TESSA’S TIP-TAPPING TOES

Crimi (Don’t Need Friends, not reviewed, etc.) and Carrington (Sometimes I Feel Like a Stormcloud, not reviewed, etc.) team up for a humorous tale of a tap-dancing mouse and a singing cat who are more interested in their particular talents than in the traditional game of cat-and-mouse. Tessa the mouse is warned by her mother to stop tapping and twirling and to start scurrying quietly like a proper mouse. Oscar the cat is warned by his owner, Mrs. Trimboni, to start chasing the mice and to stop “crooning or caterwauling” because he bothers the neighbors. Both creatures go on with the show in another stay-true-to-yourself story that ends in a toe-tapping jam-fest with the mouse family, the cat, and Mrs. Trimboni all singing and kicking up their heels. Crimi uses expressive, rollicking language to describe the dancing and singing: “the skitter-scamper of little mice feet,” “a rowdy, riotous tune,” and “an all-out rock-’n’-roll, boogie-woogie, hip-hop, two-step combo.” Carrington’s large, crayon-bright paintings with varying perspectives are complemented by an oversized format with lots of double-page spreads. She has a flair for the hilarious touch, such as Tessa’s bottle-cap tap shoes and Oscar’s broomstick microphone. Although the storyline isn’t exceptional, this will fit well into lots of thematic story hours (mice, cats, dancing, singing, or follow-your-heart). (Picture book. 4-7)

Pub Date: March 1, 2001

ISBN: 0-439-31768-1

Page Count: 32

Publisher: Orchard

Review Posted Online: May 20, 2010

Kirkus Reviews Issue: Jan. 15, 2002

Did you like this book?

No Comments Yet

A sweet, soft conversation starter and a charming gift.

Our Verdict

  • Our Verdict
  • GET IT

Google Rating

  • google rating
  • google rating
  • google rating
  • google rating
  • google rating
  • New York Times Bestseller

BECAUSE I HAD A TEACHER

A paean to teachers and their surrogates everywhere.

This gentle ode to a teacher’s skill at inspiring, encouraging, and being a role model is spoken, presumably, from a child’s viewpoint. However, the voice could equally be that of an adult, because who can’t look back upon teachers or other early mentors who gave of themselves and offered their pupils so much? Indeed, some of the self-aware, self-assured expressions herein seem perhaps more realistic as uttered from one who’s already grown. Alternatively, readers won’t fail to note that this small book, illustrated with gentle soy-ink drawings and featuring an adult-child bear duo engaged in various sedentary and lively pursuits, could just as easily be about human parent- (or grandparent-) child pairs: some of the softly colored illustrations depict scenarios that are more likely to occur within a home and/or other family-oriented setting. Makes sense: aren’t parents and other close family members children’s first teachers? This duality suggests that the book might be best shared one-on-one between a nostalgic adult and a child who’s developed some self-confidence, having learned a thing or two from a parent, grandparent, older relative, or classroom instructor.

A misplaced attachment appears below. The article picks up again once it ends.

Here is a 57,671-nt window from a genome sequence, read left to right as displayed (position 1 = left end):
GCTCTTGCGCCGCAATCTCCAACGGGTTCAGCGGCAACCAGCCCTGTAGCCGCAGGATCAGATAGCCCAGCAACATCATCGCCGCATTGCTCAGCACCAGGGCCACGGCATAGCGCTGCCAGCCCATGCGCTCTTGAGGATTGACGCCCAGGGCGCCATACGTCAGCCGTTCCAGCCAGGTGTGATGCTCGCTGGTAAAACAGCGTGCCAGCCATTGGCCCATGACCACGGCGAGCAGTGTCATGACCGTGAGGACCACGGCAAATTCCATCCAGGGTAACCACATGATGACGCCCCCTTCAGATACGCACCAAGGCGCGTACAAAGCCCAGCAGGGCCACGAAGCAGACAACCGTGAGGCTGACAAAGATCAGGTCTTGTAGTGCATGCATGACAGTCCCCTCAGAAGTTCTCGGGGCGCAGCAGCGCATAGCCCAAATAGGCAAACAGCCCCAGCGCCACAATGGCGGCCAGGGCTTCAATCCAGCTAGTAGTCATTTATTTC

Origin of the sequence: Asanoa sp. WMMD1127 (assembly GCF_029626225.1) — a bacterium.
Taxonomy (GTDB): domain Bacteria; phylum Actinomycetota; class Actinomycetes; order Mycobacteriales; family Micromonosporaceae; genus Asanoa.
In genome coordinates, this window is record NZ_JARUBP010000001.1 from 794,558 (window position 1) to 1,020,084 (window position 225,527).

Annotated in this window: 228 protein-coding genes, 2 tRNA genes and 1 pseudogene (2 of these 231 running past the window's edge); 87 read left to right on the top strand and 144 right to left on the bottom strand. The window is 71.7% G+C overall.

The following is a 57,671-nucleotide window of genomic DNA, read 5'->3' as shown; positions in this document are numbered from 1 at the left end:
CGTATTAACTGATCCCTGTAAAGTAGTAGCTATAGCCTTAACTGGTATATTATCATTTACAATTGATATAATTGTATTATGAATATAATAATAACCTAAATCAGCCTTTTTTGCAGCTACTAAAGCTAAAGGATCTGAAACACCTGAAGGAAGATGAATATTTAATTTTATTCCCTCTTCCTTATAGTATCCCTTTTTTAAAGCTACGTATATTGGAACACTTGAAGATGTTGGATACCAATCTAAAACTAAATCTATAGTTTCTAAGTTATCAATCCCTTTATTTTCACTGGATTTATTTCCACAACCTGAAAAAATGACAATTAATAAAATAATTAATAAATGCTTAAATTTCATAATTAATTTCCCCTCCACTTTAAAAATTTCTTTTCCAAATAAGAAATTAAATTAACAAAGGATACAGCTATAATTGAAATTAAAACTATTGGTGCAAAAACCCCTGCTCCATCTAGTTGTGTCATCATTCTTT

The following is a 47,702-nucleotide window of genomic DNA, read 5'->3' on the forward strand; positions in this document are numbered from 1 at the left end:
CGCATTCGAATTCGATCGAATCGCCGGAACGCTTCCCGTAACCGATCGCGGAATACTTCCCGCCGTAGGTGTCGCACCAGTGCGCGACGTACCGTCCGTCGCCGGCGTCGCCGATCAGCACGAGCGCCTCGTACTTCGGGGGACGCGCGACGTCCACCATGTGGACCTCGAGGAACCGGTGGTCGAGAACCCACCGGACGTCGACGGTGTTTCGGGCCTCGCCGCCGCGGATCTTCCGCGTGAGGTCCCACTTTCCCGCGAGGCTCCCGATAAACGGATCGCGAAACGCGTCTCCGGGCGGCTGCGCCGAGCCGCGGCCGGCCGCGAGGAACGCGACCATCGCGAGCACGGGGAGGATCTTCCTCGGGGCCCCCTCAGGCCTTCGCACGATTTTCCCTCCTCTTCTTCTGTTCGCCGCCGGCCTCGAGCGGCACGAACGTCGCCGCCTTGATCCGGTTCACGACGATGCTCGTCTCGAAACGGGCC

A sweet, soft conversation starter and a charming gift. (Picture book. 4-7)

Pub Date: March 1, 2017

ISBN: 978-1-943200-08-5

Page Count: 32

Publisher: Compendium

Review Posted Online: Dec. 14, 2016

Kirkus Reviews Issue: Jan. 1, 2017

Did you like this book?

No Comments Yet

UNICORN WINGS

The can’t-miss subject of this Step into Reading series entry—a unicorn with a magic horn who also longs for wings—trumps its text, which is dry even by easy-reader standards. A boy unicorn, whose horn has healing powers, reveals his wish to a butterfly in a castle garden, a bluebird in the forest and a snowy white swan in a pond. Falling asleep at the edge of the sea, the unicorn is visited by a winged white mare. He heals her broken wing and she flies away. After sadly invoking his wish once more, he sees his reflection: “He had big white wings!” He flies off after the mare, because he “wanted to say, ‘Thank you.’ ” Perfectly suiting this confection, Silin-Palmer’s pictures teem with the mass market–fueled iconography of what little girls are (ostensibly) made of: rainbows, flowers, twinkly stars and, of course, manes down to there. (Easy reader. 4-7)

Pub Date: Oct. 24, 2006

ISBN: 0-375-83117-7

Page Count: 32

Publisher: Random House

Review Posted Online: May 20, 2010

Kirkus Reviews Issue: Oct. 15, 2006

Did you like this book?

No Comments Yet
more